The bank has been criticised for lack of a compelling, coherent Asian strategy despite getting in early with some excellent businesses in the region.
This contrast tells the story: Macquarie had entered Korea many years ago, and Korean funds management was growing, but despite the difficulty of getting established – regulation and licensing and so forth – it sold its business to Goldman Sachs as the GFC took hold.
Meanwhile, sensing an opportunity to acquire some clients, distribution and a business network in Europe on the cheap, Macquarie swooped on private bank Oppenheim.
“The senior executives in the securities business – and it was ultimately approved by Nicholas Moore – liked the deal,” a former insider says. “They thought they were getting it for almost zero … so it went ahead … and they extolled the virtues of the deal in the media.
“In short since then the business has been pretty much a disaster, bleeding money since acquisition and now pretty much wound down. The cost would be in the hundreds of millions of dollars. This also coincided with the retirement of Roy Laidlaw [once touted as a possible chief executive too] and others … again most probably receiving all their payouts.”
New crown jewel
Such transactions led to the unravelling of Macquarie Securities while the funds management division – with its stable, reliable annuity income – emerged as the jewel in the bank’s crown.
It is the state of the markets as much as strategic performance that has kept Macquarie’s corporate fortunes on the wane, and its stock price below $30. And while the knives are not yet out for Moore, there is now increasing speculation about succession.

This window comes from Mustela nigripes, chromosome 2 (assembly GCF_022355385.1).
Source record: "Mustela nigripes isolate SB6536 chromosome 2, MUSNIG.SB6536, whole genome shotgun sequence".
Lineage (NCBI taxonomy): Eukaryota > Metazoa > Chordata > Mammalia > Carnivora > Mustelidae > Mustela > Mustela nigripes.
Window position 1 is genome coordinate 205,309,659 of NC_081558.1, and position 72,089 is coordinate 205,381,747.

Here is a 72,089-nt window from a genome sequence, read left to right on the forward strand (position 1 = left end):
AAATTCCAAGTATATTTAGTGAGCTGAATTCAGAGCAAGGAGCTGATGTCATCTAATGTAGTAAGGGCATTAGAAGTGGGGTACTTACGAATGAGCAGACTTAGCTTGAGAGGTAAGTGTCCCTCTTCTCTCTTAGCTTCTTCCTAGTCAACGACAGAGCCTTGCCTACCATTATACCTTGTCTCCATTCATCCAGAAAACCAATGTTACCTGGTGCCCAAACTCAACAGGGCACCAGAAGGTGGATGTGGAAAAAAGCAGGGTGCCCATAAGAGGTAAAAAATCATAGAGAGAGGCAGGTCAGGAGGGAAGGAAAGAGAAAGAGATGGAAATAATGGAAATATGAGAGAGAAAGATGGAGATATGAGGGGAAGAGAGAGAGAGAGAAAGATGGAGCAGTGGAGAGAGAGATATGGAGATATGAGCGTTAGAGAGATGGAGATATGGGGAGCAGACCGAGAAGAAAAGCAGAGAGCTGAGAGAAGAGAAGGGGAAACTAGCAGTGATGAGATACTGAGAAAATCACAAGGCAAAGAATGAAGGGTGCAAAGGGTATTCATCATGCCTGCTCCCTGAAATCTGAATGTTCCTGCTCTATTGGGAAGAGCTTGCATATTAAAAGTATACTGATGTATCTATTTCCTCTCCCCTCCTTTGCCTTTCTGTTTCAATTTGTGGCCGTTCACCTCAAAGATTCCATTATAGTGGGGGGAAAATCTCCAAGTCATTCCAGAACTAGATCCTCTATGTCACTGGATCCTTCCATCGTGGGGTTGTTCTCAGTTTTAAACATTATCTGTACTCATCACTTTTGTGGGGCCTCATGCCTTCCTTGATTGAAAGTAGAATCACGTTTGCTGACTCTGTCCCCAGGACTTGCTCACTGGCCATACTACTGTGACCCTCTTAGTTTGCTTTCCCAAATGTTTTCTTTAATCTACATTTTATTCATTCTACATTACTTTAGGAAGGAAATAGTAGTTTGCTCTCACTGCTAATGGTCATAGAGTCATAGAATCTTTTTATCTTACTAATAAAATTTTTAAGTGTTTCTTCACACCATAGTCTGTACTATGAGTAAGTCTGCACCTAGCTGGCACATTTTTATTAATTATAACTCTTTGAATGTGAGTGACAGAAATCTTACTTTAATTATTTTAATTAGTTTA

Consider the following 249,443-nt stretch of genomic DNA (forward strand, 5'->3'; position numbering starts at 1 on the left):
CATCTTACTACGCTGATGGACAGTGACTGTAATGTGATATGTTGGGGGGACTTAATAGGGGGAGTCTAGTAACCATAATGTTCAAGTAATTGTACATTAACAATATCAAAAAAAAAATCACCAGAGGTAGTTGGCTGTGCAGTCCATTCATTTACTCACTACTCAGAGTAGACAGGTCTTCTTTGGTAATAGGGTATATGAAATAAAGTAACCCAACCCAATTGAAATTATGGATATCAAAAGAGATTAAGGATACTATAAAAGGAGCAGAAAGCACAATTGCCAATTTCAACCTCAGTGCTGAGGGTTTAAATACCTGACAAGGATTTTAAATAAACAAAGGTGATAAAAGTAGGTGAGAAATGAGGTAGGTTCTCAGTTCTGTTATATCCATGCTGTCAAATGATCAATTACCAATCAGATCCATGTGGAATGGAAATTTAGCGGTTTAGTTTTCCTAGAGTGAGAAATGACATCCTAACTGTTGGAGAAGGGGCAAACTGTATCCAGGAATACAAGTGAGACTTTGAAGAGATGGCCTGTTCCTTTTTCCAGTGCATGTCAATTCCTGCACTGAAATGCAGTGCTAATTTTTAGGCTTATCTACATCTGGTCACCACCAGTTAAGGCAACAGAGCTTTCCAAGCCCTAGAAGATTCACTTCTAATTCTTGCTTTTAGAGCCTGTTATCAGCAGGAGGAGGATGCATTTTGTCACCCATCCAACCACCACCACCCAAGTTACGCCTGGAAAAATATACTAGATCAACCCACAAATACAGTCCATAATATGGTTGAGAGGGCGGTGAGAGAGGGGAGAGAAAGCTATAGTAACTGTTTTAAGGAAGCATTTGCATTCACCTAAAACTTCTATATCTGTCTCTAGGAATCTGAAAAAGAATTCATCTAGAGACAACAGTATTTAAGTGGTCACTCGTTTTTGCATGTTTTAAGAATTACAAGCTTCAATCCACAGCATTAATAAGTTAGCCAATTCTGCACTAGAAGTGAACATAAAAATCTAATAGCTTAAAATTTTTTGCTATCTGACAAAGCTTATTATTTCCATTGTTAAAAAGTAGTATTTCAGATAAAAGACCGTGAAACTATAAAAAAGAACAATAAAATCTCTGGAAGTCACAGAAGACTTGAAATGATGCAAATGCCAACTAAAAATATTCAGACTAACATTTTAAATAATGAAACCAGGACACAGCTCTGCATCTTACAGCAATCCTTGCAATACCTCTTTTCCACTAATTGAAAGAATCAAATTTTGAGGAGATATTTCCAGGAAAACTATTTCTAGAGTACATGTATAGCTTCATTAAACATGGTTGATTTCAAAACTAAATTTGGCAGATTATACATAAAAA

There is another key element in all this. As revealed in BusinessDay recently, the bank’s stockbroking division, Macquarie Private Wealth (MPW) is being investigated by the Australian Securities & Investments Commission (ASIC) for compliance failures.
MPW sits in the Banking and Financial Services division (BFS). And it was from BFS that the $4.7 billion in assets were transferred.
Specifically it was some of the white label hedge funds, Professional Series and the like, which were moved from Macquarie Global Investors “a tribal fiefdom within the Banking and Financial Services Group to the ever powerful Macquarie Funds Group”, as one source puts it.
BFS is run by Peter Maher, once also considered a rising star at the bank. But ASIC’s investigation, which may produce costly “enforceable undertakings”, and further reduce the value of the broking business, comes on top of the Storm Financial debacle.
The remnants of the Storm business, which are now liabilities in the guise of the present Federal Court action against the bank, also reside in BFS.
And so it is that the funds transfer out of BFS may not be merely enhancing the career fortunes of Shemara Wikramanayake but they may also presage something dramatic on the restructuring front.